(A) Representative dot plots of neutrophils (CD11b+ Ly6C+ Ly6G+); monocytes (CD11b+ Ly6C+ Ly6G CD11c IA); mo-DCs (CD11b+ Ly6C+ Ly6G CD11c+ IA+); dermal mφ (CD11b+ Ly6C Ly6G CD11clow IA+); dermal DCs (CD11b+ Ly6C Ly6G CD11chigh IA+) in control versus H33-treated animals. (B–F) The number of neutrophils (B), monocytes (C), mo-DCs (D), dermal mφ (E) and dermal DCs (F) was measured in the H33-treated (H33, black bar) versus isotype control-treated mice (Ctr, white bars) 24 hours p.i. Data represent the mean ± SEM of twenty mice per group pooled from 3 separate experiments, and were analyzed by the unpaired Student's t test with *: p<0.05 and **: p<0.01. (G) CCL3 protein levels normalized to the weight of ears were measured in H33-treated (H33, black bar) versus isotype control-treated mice (Ctr, white bars) 8 and 24 hours p.i. Data represent the mean ± SEM of ten mice per group pooled from 2 separate experiments, and were analyzed by the unpaired Student's t test with **: p<0.01. (H–I) The parasite burden in infected ears (H) and draining lymph nodes (LN) (I) were measured 48 hours p.i. by limiting dilution assay (LDA). Data are expressed as a percentage of the mean of the control group ± SEM of ten mice per group pooled from 2 separate experiments, and were analyzed by the unpaired Student's t test. For panel H and I, raw data of one representative experiment are provided in S6 Figure.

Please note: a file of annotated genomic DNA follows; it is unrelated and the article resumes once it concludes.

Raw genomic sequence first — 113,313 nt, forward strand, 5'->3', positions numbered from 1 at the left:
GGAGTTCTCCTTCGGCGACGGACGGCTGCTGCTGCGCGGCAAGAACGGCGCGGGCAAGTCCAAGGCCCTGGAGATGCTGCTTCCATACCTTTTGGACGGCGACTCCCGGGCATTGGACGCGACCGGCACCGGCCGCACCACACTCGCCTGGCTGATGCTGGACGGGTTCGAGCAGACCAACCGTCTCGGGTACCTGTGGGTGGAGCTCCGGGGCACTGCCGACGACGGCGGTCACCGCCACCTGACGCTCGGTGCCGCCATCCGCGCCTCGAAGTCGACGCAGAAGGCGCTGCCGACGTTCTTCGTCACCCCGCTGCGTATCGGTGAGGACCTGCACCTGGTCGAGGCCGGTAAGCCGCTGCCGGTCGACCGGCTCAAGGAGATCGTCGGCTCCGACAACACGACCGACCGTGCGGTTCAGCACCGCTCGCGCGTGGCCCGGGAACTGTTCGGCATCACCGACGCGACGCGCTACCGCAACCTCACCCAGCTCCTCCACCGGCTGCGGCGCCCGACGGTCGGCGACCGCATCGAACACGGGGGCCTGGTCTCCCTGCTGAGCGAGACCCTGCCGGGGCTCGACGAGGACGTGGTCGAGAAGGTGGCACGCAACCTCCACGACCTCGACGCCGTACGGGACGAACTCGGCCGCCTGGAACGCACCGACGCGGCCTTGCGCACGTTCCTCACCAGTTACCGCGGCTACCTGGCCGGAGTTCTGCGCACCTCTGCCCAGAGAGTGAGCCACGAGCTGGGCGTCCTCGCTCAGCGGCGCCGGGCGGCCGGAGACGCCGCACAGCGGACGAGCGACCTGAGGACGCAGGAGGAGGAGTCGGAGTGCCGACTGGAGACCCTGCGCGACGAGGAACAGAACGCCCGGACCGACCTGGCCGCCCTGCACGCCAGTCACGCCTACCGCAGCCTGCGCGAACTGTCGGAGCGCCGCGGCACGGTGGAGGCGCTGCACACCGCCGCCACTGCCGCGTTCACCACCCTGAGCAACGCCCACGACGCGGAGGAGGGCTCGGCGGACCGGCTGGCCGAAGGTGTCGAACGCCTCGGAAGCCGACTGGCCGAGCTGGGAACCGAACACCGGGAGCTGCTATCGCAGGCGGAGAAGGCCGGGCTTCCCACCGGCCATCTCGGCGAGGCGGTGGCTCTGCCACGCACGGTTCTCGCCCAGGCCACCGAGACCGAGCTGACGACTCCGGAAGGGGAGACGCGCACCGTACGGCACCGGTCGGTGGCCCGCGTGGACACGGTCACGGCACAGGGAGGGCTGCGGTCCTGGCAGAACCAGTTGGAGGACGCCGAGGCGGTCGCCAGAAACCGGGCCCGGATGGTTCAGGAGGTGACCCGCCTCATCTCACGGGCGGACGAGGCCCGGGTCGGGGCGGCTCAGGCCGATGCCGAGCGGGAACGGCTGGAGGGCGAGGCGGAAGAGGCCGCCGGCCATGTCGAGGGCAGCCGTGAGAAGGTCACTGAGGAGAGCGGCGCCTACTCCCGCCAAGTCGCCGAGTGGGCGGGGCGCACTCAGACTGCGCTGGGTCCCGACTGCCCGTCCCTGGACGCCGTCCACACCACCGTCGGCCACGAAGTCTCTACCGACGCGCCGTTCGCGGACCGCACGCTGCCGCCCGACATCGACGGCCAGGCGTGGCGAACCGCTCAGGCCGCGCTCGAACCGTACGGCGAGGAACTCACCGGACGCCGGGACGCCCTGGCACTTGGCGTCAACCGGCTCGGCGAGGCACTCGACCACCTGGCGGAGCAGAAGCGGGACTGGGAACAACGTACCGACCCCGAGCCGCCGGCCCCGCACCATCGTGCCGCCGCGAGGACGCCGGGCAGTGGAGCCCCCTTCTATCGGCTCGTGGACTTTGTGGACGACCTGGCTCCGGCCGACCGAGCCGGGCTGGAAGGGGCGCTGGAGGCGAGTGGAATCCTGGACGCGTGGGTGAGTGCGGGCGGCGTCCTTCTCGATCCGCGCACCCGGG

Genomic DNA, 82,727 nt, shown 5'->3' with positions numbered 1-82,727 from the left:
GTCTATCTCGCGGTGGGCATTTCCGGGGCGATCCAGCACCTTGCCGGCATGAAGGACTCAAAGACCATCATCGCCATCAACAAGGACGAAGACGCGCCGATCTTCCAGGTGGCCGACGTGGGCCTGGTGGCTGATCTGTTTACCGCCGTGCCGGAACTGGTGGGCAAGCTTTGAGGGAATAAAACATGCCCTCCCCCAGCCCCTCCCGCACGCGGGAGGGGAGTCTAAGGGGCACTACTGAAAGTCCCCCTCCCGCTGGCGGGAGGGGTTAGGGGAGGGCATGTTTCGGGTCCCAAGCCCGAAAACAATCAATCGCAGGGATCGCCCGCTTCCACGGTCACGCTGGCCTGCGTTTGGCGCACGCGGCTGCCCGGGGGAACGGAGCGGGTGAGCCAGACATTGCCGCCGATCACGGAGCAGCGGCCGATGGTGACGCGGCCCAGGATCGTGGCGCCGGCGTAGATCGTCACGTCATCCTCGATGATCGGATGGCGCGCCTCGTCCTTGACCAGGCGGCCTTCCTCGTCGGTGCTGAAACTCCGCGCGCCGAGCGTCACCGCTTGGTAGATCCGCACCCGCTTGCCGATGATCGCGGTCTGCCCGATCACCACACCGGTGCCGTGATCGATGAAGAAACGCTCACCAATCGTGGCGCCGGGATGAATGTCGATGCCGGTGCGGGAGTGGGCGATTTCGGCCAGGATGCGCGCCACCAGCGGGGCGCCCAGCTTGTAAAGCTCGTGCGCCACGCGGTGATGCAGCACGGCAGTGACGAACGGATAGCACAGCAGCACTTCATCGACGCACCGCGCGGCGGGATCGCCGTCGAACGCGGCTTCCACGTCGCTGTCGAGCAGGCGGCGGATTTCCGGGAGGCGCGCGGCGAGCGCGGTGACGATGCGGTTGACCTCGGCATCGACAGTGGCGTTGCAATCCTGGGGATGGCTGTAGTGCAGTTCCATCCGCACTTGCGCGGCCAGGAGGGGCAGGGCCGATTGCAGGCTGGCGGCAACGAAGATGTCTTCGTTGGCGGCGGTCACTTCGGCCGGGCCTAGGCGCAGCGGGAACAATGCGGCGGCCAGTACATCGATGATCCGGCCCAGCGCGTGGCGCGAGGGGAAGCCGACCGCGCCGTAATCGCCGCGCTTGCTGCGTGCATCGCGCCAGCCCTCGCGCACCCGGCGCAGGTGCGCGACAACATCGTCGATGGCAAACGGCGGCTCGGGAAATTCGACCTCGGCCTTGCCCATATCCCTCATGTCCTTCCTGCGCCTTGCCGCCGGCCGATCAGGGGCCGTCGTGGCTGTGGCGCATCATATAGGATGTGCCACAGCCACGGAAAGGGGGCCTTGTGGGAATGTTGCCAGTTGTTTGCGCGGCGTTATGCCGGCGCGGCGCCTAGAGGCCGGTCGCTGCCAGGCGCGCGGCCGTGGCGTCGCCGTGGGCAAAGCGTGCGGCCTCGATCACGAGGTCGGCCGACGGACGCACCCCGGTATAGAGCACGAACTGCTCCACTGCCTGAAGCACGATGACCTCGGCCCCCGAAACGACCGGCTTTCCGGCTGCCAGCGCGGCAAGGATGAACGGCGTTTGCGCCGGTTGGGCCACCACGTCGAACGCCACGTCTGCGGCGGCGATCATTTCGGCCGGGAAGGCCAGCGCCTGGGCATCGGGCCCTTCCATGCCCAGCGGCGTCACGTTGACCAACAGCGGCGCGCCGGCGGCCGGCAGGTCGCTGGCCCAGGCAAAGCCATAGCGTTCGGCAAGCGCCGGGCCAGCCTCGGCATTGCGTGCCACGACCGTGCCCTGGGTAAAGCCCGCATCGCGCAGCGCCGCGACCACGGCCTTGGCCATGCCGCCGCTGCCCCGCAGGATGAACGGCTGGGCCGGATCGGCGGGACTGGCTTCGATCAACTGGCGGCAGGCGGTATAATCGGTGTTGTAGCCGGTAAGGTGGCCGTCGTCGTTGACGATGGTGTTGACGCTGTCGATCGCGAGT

https://doi.org/10.1371/journal.ppat.1004550.g002

We also measured higher levels of the monocytes and mo-DCs attracting chemokine CCL3 in H33 treated animals early after infection (Fig. 2G). This is in line with the increased number of neutrophils, a cell type known to produce CCL3 to attract mo-DCs in response to L. major [26]. Interestingly, the higher numbers of innate immune cells recruited with H33 did not impact on the parasite load early after infection (Fig. 2H and S6 Figure). Moreover, the dissemination of the parasites to the draining lymph node was unchanged (Fig. 2I and S6 Figure).